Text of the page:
Photo essay: Somaliland
Over the past 25 years, Somalia has experienced a cycle of protracted droughts. During the most recent drought, between 2016 and 2017, rains failed for three seasons in a row. By March 2017, when I visited Somalia and Somaliland, the self-declared independent state in north-west Somalia, to document the impact of the drought, the situation had grown desperate. Some 1.2 million children were projected to be acutely malnourished and more than six million people – half the country’s population – were facing a real threat of food shortages. Water supplies were becoming undrinkable due to the possibility of infection from cholera and other diseases.
With CARE International, I documented communities in central Somaliland who had lost livestock, sometimes all. Those that were left were surviving on wet paper for food. CARE was running resilience projects in the region, including helping some communities to rehabilitate shallow wells. In some cases these were the only source of water for many kilometres. Walking to collect water, sometimes for as much as five hours a day, took girls out of school, but these water sources sustained hundreds of families during this critical time.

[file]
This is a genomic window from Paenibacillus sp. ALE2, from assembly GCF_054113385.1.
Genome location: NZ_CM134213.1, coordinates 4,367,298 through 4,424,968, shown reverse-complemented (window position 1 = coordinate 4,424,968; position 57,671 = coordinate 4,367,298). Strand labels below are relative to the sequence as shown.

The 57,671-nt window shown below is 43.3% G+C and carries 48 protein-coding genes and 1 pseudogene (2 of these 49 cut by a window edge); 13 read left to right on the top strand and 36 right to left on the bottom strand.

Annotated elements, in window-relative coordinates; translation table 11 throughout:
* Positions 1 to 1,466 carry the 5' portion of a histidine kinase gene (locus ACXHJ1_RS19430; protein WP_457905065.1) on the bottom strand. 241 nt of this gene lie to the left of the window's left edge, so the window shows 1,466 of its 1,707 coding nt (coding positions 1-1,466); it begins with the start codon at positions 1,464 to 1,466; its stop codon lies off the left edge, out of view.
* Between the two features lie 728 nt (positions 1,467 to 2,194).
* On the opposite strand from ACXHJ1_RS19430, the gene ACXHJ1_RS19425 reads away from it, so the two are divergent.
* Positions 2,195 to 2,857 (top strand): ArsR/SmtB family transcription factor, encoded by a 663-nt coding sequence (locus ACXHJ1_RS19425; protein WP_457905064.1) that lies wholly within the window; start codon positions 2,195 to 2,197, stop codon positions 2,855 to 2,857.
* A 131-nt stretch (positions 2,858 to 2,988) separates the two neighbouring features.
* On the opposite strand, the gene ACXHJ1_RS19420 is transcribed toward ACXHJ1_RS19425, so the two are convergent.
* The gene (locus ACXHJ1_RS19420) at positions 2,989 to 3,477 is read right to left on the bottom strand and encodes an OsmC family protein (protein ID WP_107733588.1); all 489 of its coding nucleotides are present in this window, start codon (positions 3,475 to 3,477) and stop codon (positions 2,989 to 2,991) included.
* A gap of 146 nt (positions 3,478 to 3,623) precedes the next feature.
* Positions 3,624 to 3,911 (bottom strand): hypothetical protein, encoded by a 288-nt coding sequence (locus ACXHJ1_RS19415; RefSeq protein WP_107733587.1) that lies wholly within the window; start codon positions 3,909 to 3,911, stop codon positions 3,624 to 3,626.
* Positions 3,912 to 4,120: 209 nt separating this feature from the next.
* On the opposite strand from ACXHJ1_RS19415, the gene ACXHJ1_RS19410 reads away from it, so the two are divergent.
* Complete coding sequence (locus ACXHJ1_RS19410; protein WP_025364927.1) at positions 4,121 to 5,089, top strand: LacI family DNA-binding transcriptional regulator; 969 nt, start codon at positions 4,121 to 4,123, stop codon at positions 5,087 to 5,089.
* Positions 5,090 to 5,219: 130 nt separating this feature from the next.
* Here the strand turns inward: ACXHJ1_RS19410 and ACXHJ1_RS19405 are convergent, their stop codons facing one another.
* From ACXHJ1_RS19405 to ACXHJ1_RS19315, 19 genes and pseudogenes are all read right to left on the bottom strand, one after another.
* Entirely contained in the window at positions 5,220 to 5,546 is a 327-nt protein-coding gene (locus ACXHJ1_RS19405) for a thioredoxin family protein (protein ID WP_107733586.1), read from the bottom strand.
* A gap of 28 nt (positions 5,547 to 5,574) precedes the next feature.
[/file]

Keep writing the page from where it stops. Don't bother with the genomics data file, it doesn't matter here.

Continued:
With the World Food Program and Arete Stories, I documented families at Kapasa Internally Displaced Peoples Camp in Jubaland, Somalia, where approximately 41,000 people were displaced by the drought. The situation was exacerbated by an on-going conflict in the region. At Kapasa, families received water, shelter and food aid. Tragically, drought images from the country are so familiar that they rarely make the head- lines. These images have helped raise funds to support community projects in this region, and to help raise awareness on the harsh reality of life there, especially for women and girls.